Israeli innovation: medical science summit reveals cutting-edge tech of the ‘start-up nation’

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Israeli innovation: medical science summit reveals cutting-edge tech of the ‘start-up nation’

Want a look at the future? Nicole Lampert reports on some of the medical technology start-ups featured at the recent Jerusalem summit

Isaac Herzog, President of Israel, Jerusalem, February 2023, OurCrowd conference. Pic.
Isaac Herzog, President of Israel, Jerusalem, February 2023, OurCrowd conference. Pic.

The biggest investor event in the Middle East for start up companies has showcased exciting cutting edge medical technologies coming from Israel.

With its focus on sustainability, more than 8,500 people from 80 countries attended the OurCrowd summit in Jerusalem, with around 200 start ups featuring everything from milk made from cow DNA to drones which can help with reforesting.

The tragic death of a nine-year-old boy inspired one start up; the pandemic boosted the health of another. Meanwhile technology which seems to come out of science fiction films – holograms of a patient’s heart and robotic surgeons – are already being used for the most complex of surgeries.

Nicole Lampert travelled to the summit for Jewish News to report on some of the most innovative developments in medical science:



MedAware was founded when a nine-year-old Israeli boy was given the wrong drug due to human error. Doctor Gidi Stein was determined to create a computer system which would flag up possible wrong prescriptions to prevent such a tragedy happening again. It has taken ten years but this system which creates an AI ‘safety layer’ which checks a patient’s notes to ensure they are being given the correct medication is already being trialled in American hospitals with the hope that it will eventually become a standard across the world.

Meanwhile, due to rates of diabetes shooting up across the Western world – there are 30million diabetics in the USA alone – DreaMed Diabetes helps get around the problem of not enough specialists being available to help. The system features a digital diabetes expert who can look at a patient’s most up to date data and give a customised treatment plan.


Nasal spray

There was a lot of fuss around SaNOtize, which was first created in 2017 by Israeli Dr Gilly Regev in Canada, when it started trials during the heart of the pandemic; its claims of being able to be effective against 90 per cent of viruses and bacterias including Covid 19 seemed incredible. Yet studies have shown that for someone exposed to Covid-19 correct use of the nasal spray would lead to a 75 per cent reduction in the likelihood of infection and a reduced viral load for those who did go down with the virus. The spray, which has the key component of nitric oxide (which has the formula NO, which forms part of the name) is still going through its third round of trials but is already available for sale in Israel and India under the name Envoid and has just won FDA approval to be sold in America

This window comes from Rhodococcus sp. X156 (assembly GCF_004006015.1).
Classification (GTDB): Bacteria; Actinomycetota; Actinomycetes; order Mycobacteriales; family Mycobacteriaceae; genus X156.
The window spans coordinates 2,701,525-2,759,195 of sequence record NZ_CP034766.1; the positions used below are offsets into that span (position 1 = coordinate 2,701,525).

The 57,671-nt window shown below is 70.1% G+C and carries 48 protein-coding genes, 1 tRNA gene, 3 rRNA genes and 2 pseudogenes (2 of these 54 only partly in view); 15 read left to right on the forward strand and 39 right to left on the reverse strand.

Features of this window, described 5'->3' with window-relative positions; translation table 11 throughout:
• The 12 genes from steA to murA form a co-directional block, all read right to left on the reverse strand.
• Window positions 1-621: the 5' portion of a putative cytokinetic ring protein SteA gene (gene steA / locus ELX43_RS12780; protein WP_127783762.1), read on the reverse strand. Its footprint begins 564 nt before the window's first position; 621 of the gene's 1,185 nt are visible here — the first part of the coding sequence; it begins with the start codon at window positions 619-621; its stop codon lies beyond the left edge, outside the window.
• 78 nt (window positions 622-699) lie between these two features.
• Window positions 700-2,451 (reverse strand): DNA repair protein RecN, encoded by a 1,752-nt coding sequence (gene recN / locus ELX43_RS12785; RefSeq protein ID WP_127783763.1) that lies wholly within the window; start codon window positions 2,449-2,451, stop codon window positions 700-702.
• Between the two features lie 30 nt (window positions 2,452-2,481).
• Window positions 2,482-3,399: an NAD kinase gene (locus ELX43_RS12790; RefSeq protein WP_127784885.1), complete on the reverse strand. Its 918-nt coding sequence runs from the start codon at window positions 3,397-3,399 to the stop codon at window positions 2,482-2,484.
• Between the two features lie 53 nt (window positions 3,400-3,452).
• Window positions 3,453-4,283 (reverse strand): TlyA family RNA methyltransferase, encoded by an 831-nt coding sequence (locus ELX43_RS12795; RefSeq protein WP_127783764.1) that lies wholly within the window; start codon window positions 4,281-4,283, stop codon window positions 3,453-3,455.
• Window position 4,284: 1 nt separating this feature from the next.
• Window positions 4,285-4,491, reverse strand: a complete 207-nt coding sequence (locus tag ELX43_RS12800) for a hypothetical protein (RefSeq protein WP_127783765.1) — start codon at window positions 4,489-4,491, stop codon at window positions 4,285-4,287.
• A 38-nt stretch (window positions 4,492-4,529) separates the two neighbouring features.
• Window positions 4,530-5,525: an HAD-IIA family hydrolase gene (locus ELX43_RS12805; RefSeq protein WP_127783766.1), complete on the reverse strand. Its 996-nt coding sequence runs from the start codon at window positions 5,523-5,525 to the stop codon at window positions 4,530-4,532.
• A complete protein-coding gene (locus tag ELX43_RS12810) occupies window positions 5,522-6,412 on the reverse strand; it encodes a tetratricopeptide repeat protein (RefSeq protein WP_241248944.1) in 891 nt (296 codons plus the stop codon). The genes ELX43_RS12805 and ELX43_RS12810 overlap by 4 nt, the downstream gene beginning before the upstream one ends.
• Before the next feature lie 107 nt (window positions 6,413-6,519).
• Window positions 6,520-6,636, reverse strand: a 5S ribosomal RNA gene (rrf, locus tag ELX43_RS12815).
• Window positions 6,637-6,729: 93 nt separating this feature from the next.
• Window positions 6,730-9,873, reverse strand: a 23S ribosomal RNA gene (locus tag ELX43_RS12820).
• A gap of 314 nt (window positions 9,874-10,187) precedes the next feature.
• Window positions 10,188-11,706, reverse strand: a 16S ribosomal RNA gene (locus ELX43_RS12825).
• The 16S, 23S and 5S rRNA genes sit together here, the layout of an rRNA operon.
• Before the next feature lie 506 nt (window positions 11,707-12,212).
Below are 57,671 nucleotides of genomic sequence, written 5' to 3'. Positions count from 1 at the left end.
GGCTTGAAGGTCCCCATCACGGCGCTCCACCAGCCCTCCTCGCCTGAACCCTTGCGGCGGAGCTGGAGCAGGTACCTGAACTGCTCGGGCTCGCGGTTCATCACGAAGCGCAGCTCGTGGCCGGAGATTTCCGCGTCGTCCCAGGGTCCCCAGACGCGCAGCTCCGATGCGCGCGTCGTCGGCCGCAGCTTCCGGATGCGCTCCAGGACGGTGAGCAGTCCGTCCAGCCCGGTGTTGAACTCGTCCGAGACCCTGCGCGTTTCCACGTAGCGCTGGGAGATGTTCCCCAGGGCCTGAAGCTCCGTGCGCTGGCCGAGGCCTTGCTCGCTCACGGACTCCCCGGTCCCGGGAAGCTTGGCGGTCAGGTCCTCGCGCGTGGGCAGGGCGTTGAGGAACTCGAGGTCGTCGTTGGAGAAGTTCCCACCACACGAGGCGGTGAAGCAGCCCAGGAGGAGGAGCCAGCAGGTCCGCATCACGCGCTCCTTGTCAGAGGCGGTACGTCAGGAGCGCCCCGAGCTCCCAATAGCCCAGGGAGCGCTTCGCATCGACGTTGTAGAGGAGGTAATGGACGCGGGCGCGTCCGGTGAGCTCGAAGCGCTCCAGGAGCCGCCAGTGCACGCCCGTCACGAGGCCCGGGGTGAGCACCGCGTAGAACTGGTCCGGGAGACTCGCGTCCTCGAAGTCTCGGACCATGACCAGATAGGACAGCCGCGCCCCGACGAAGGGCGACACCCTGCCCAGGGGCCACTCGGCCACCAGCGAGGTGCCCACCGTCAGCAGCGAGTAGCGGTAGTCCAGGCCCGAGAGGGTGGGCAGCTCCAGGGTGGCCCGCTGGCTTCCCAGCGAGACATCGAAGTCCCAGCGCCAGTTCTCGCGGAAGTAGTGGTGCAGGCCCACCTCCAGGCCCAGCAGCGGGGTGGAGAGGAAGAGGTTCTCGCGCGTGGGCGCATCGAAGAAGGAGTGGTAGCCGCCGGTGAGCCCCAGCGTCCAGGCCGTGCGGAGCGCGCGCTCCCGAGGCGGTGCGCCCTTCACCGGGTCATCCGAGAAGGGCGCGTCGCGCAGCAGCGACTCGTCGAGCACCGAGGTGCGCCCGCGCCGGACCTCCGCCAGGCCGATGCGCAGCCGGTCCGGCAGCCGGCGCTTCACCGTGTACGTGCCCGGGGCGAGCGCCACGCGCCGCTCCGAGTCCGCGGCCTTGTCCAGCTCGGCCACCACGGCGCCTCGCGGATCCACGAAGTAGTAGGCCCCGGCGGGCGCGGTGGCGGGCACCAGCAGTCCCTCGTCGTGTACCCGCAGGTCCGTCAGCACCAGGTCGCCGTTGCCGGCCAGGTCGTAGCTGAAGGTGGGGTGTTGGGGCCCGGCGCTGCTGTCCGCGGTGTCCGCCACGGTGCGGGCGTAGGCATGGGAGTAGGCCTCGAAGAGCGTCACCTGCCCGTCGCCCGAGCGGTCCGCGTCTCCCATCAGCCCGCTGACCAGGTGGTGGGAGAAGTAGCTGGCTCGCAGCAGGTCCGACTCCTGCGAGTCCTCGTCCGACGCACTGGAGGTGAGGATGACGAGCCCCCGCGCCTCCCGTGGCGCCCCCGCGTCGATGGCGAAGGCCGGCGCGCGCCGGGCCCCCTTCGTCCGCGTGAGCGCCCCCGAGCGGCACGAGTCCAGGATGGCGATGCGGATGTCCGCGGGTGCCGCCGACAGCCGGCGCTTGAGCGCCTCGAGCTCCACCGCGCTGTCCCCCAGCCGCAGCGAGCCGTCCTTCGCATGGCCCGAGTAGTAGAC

Robotic surgeon

We will never not need surgeons but robots are getting very good at helping them reach places while being minimally invasive. Momentis Surgical uses a machine with two ‘humanoid’ arms which are able to turn 360 degrees, replicating the motions of a surgeon’s shoulder, elbow and wrist joins. Initially deployed for gynecological surgery, the robot requires only a small single incision to carry out a number of operating procedures.



Healing wounds is something they’ve had to get particularly good at in Israel and Nanomedic’s futuristic handheld device prints out something called a ‘nanofibrous healing matrix’. Sprayed onto a wound, it creates a see-through weblike plaster which heals the wound and allows the patient to get on with their day to day lives until it is ready to be peeled off.



Scans and ultrasounds already allow surgeons to look into a patients’ body but the frankly incredible interactive holograph display of the HOLOSCOPE means they can see and touch the organ, even slice it in half, as they decide on the best way of performing surgery. Created by hologram expert Shaul Gelman, who spent ten years creating the most advance augmented reality tests for fighter pilots, he turned his expertise into helping the medical profession for RealView Imaging’s HOLOSCOPE. Presently concentrated on heart surgery, the hologram is viewed via a machine which the surgeon sits or stands under, and it is the first medical holography system which allows doctors to interact with the patient’s true anatomy. After a successful trial, is has now been given approval for use in America.

This year conference marks the first OurCrowd event since the Abraham Accords.

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